The miners' strike of 1984–1985 was a major industrial action within the British coal industry in an attempt to prevent colliery closures. It was led by Arthur Scargill of the National Union of Mineworkers (NUM) against the National Coal Board (NCB), a government agency. Opposition to the strike was led by the Conservative government of Prime Minister Margaret Thatcher, who wanted to reduce the power of the trade unions.
The NUM was divided over the action, which began in Yorkshire, and many mineworkers, especially in the Midlands, worked through the dispute. Few major trade unions supported the NUM, primarily because of the absence of a vote at national level. Violent confrontations between flying pickets and police characterised the year-long strike, which ended in a decisive victory for the Conservative government and allowed the closure of most of Britain's collieries. Many observers regard the strike as "the most bitter industrial dispute in British history". The number of person-days of work lost to the strike was over 26 million, making it the largest since the 1926 general strike. The journalist Seumas Milne said of the strike that "it has no real parallel – in size, duration and impact – anywhere in the world".: ix The NCB was encouraged to gear itself towards reduced subsidies in the early 1980s. After a strike was narrowly averted in February 1981, pit closures and pay restraint led to unofficial strikes. The main strike started on 6 March 1984 with a walkout at Cortonwood Colliery, which led to the NUM's Yorkshire Area's sanctioning of a strike on the grounds of a ballot result from 1981 in the Yorkshire Area, which was later challenged in court. The NUM President, Arthur Scargill, made the strike official across Britain on 12 March 1984, but the lack of a national ballot beforehand caused controversy. The NUM strategy was to cause a severe energy shortage of the sort that had won victory in the 1972 strike. The government strategy, designed by Margaret Thatcher, was threefold: to build up ample coal stocks, to keep as many miners at work as possible, and to use police to break up attacks by pickets on working miners. The critical element was the NUM's failure to hold a national strike ballot.: 71–95 The strike was ruled illegal in September 1984, as no national ballot of NUM members had been held. It ended on 3 March 1985. It was a defining moment in British industrial relations, the NUM's defeat significantly weakening the trade union movement. It was a major victory for Thatcher and the Conservative Party, with the Thatcher government able to consolidate their economic programme. The number of strikes fell sharply in 1985 as a result of the "demonstration effect" and trade union power in general diminished. Three deaths resulted from events related to the strike.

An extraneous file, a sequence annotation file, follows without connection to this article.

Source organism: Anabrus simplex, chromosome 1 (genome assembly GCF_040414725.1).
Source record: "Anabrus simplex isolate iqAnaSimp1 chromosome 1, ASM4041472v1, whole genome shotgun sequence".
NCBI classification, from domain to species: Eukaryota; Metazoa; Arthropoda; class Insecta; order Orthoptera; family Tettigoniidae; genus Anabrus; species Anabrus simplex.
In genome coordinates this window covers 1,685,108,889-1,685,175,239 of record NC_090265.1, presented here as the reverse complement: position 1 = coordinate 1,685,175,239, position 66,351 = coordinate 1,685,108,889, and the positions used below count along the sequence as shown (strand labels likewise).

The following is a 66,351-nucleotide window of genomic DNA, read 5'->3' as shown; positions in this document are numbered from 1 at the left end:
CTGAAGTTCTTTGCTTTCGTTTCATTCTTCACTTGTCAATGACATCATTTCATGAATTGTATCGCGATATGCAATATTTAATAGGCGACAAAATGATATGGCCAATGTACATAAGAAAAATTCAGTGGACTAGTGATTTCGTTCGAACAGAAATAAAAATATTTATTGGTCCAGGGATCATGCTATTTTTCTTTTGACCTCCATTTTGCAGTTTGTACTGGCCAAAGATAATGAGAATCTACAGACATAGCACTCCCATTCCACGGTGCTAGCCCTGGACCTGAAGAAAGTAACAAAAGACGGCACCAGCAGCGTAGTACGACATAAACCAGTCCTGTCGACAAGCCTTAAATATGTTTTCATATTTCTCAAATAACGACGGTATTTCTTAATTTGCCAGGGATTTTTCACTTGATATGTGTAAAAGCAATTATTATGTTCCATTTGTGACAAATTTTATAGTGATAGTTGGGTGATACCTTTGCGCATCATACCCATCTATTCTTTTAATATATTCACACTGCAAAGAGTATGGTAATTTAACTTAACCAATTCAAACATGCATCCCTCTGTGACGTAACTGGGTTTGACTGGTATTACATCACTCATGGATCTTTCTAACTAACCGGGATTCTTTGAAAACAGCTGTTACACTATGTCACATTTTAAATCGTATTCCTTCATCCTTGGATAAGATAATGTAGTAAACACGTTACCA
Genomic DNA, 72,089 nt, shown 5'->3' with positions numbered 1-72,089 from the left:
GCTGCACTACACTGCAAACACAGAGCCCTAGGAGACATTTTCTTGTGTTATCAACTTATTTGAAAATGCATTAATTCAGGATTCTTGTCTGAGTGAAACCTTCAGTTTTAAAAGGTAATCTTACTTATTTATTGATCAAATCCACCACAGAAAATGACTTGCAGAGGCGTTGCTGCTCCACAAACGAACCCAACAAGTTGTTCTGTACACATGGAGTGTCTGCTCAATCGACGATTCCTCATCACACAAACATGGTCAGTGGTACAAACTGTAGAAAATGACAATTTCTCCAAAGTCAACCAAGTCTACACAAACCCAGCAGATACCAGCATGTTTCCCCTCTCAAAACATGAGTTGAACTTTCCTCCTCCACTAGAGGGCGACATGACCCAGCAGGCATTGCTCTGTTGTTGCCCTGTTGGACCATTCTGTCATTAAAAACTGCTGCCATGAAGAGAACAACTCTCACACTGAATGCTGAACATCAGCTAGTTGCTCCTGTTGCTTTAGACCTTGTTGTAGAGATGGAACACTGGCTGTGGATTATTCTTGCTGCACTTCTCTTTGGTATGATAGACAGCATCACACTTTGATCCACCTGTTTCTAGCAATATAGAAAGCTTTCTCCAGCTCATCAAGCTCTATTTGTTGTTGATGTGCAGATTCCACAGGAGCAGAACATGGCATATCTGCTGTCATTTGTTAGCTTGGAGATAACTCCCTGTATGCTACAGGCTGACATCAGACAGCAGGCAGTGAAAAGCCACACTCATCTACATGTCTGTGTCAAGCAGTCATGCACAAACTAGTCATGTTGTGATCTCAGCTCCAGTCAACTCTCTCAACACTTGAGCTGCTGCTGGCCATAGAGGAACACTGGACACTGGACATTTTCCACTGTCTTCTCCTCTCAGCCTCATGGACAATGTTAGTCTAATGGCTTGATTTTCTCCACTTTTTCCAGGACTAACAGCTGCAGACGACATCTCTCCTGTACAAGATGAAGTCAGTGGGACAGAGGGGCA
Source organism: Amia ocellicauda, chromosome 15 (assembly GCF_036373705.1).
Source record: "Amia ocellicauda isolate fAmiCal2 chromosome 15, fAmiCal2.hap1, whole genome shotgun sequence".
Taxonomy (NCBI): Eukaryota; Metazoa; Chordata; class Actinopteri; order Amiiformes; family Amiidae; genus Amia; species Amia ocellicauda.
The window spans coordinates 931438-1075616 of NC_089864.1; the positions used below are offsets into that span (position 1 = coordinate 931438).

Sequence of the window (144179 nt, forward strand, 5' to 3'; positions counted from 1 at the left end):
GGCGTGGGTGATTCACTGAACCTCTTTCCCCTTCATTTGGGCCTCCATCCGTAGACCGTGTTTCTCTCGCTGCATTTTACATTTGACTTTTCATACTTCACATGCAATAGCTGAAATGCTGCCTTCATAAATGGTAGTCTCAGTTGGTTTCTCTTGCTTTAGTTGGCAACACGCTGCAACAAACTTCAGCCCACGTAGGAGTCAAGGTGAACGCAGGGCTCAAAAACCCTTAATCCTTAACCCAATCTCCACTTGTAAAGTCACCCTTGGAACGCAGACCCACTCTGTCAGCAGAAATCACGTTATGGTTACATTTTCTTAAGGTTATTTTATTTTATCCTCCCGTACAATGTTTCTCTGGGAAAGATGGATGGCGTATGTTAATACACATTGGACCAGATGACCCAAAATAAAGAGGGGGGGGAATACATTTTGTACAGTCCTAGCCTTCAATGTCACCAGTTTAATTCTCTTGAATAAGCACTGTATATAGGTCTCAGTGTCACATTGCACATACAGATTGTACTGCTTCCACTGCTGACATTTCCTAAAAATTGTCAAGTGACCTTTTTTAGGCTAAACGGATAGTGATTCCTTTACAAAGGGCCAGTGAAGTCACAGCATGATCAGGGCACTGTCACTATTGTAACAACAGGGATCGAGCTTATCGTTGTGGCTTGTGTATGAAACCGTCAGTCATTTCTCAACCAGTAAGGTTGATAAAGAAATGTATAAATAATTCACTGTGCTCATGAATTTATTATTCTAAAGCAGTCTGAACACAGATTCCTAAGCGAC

The much-reduced coal industry was privatised in December 1994, ultimately becoming UK Coal. In 1983, Britain had 175 working pits, all of which had closed by the end of 2015. Poverty increased in former coal mining areas, and in 1994 Grimethorpe in South Yorkshire was the poorest settlement in the country.
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